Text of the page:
— After 20 years of cigarettes, things started adding up for
Abhi Nath: The smoke burn. Future health concerns.
whole ick factor."
employer added a $50 health insurance surcharge. "And I
was dating a girl and she hated cigarettes. So I started
months on, Nath, 38, of Philadelphia, gets looks of curiosity,
not disgust. He feels and smells better. He plans to gradually
reduce the nicotine level (there’s no tar or ash) — and to
enjoy doing it.
only thing about e-cigarettes is there is no regulation of the
content. How do you measure the claim that it is 5 percent
nicotine?" Nath said. "That is the one very, very
scary part about it."
a few years, "vaping" — e-cigarettes produce
vapor, not smoke — has upended the market.
stigmatized habit is suddenly cool again. A burning stick has
become a high-tech gadget (one product vibrates when it senses
another nearby, a sure conversation-starter). Falling
cigarette sales are balanced by big growth in electronics.
deadly behavior in the United States might morph into a
lifesaver. Or a product with an unknown safety profile might
lure more smokers. The e-cig has divided a public health
community whose reliance on carefully collected scientific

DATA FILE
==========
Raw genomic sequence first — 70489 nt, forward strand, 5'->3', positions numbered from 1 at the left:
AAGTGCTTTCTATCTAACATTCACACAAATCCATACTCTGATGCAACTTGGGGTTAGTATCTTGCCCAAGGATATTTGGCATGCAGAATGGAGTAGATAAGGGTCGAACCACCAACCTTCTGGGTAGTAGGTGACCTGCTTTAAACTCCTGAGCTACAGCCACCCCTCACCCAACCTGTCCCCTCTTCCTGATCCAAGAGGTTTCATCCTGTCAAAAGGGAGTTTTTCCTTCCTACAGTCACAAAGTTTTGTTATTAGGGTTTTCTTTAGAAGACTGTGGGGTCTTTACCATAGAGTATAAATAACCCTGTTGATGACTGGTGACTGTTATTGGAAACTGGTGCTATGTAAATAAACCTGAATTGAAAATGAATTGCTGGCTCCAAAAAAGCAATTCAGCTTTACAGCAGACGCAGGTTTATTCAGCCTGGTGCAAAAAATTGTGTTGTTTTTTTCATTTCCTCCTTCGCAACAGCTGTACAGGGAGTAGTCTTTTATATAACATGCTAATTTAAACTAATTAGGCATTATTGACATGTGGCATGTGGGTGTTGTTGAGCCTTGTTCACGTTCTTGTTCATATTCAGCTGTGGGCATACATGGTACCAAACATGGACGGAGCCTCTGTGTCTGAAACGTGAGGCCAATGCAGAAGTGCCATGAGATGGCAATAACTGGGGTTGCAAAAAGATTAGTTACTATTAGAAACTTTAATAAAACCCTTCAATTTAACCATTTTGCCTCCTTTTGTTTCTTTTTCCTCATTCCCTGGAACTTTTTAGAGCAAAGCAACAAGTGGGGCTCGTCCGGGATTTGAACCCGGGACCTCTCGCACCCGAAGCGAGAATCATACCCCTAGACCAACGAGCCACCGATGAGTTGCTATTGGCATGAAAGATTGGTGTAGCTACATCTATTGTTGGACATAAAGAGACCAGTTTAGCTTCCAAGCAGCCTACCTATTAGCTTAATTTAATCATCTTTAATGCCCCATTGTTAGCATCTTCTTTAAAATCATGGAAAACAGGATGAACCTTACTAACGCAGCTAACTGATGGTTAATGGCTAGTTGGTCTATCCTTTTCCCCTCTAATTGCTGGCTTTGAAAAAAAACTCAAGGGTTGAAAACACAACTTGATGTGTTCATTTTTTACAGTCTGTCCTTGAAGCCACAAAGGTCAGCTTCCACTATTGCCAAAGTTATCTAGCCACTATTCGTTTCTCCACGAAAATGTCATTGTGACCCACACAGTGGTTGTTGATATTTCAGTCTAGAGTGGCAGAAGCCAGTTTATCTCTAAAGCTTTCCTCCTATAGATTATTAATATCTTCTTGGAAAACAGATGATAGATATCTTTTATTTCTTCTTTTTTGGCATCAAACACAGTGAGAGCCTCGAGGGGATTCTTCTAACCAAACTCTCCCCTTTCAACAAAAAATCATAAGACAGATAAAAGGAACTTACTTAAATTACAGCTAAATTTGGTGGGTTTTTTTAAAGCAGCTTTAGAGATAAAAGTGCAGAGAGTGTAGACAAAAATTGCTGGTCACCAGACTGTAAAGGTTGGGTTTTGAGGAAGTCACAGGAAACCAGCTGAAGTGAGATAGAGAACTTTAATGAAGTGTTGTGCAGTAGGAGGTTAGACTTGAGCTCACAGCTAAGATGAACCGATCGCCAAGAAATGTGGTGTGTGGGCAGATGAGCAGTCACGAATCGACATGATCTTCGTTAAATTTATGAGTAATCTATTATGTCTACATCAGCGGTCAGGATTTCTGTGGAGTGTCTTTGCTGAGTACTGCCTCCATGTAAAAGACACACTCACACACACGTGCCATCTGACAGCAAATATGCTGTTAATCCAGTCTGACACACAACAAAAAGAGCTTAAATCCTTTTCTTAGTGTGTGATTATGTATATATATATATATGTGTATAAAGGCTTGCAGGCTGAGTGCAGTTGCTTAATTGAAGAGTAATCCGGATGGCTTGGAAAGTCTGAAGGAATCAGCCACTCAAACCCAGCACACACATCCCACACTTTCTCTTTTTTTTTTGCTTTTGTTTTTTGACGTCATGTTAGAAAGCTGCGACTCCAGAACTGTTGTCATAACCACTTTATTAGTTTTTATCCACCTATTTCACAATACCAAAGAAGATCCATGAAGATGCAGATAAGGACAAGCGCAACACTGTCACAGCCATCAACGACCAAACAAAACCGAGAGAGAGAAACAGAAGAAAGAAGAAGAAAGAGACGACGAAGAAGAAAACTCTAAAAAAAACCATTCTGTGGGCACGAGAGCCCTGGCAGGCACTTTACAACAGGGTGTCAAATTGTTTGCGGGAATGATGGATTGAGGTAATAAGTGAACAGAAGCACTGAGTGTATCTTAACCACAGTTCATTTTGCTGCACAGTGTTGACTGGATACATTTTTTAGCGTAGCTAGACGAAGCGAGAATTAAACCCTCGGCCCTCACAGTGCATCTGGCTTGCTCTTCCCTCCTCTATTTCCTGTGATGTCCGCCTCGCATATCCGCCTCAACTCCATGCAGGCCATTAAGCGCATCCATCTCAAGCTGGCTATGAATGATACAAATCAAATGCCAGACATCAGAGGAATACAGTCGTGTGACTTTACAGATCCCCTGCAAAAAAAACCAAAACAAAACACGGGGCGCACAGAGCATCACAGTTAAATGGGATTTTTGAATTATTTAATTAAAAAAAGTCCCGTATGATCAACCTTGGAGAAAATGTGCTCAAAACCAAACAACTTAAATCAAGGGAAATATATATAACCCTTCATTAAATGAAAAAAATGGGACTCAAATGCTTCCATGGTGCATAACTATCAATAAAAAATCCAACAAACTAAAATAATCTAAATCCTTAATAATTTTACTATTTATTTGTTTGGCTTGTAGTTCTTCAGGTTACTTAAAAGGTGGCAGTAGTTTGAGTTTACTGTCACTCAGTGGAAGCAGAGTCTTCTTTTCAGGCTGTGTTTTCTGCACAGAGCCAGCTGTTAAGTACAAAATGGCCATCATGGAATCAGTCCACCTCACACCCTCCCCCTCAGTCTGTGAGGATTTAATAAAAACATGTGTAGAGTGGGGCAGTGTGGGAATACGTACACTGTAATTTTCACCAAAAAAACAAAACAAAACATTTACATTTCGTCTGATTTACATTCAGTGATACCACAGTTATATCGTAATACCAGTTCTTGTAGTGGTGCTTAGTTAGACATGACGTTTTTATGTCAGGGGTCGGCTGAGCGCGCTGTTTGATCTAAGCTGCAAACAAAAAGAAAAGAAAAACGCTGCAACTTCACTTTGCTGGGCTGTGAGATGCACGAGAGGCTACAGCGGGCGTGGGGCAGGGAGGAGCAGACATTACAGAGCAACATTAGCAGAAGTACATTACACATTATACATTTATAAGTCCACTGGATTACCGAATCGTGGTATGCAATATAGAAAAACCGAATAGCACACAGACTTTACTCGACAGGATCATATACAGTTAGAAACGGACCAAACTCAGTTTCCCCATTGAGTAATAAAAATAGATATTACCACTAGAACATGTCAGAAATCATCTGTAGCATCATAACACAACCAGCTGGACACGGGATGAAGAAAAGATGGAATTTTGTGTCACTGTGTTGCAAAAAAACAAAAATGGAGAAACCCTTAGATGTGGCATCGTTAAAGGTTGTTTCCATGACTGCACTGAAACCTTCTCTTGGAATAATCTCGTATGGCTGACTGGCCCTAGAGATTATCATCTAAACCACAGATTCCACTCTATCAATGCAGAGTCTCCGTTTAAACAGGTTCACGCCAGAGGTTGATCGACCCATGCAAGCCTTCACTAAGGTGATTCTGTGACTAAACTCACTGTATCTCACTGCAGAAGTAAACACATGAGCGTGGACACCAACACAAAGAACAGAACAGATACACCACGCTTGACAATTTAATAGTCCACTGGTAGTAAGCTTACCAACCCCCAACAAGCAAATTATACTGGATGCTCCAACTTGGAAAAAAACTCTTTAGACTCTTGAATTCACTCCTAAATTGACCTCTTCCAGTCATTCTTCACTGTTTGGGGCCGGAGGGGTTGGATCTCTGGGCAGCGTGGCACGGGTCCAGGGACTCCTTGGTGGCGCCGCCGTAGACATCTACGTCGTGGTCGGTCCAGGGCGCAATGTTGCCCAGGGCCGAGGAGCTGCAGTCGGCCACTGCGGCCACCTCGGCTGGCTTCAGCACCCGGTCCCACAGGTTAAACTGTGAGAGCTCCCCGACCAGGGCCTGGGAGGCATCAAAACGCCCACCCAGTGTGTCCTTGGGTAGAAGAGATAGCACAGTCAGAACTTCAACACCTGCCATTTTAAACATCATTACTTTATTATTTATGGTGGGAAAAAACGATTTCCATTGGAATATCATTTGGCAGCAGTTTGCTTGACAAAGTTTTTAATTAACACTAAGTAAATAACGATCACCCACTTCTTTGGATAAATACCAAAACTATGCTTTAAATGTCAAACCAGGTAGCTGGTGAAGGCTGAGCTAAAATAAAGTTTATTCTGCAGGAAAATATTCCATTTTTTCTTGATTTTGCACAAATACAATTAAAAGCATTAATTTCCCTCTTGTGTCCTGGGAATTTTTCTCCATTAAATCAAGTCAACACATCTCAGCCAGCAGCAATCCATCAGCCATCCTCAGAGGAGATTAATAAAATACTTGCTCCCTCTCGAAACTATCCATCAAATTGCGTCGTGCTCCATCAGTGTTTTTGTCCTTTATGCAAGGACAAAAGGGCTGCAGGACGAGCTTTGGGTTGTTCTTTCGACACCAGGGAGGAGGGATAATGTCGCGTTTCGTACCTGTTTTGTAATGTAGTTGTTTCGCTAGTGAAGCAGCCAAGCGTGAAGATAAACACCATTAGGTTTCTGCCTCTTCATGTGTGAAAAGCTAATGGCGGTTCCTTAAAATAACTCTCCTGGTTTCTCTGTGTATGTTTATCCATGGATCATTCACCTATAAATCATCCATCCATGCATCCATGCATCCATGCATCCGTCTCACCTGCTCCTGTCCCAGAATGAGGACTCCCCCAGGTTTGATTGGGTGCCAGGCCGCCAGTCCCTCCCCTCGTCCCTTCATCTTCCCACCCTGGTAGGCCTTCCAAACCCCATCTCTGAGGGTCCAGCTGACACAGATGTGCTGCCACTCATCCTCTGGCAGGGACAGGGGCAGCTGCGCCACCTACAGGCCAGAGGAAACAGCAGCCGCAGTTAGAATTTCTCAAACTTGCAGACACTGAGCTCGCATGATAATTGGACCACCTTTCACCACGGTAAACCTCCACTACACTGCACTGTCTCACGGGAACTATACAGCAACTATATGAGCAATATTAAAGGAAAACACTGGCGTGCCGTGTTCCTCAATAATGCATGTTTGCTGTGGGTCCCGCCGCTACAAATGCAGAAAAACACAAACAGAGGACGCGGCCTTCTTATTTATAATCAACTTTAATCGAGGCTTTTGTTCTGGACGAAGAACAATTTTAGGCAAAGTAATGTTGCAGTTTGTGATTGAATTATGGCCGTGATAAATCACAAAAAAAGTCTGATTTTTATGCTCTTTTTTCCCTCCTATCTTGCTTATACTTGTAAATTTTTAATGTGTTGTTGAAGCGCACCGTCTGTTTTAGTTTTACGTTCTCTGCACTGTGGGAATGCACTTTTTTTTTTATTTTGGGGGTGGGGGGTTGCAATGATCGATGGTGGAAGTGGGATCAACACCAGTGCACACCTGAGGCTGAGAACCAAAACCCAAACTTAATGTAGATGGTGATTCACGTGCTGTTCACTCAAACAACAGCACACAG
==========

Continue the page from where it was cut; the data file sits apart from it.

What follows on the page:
evidence is no match for a fast-moving new technology backed
by some of the world’s slickest marketers.
why so much is riding on a Food and Drug Administration
decision expected soon on whether and how to regulate
states have stepped in. New Jersey bans sales to people 19 and
under, and the use of e-cigs in indoor work and public spaces.
In Pennsylvania, anyone of any age can buy and use them
don’t burn and don’t produce tobacco smoke, which contains
dozens of known carcinogens. Instead, electric current from a
battery heats a liquid containing nicotine. The resulting
vapor is inhaled, mimicking the feel (and look) of tobacco
smoke with what more closely resembles steam. Nicotine — the
ingredient that causes addiction but that is not necessarily
harmful — provides the kick.
research is ongoing, it seems likely that vaping will prove
safer than smoking, which the Centers for Disease Control and
Prevention estimates leads to more than 440,000 deaths per
alone supports a public health point of view — embraced by
the industry and cited by every vaper in this article —
known in the field as harm reduction. It’s the philosophy
behind methadone maintenance for people addicted to heroin. It
prevents deaths by accepting the lesser of two evils.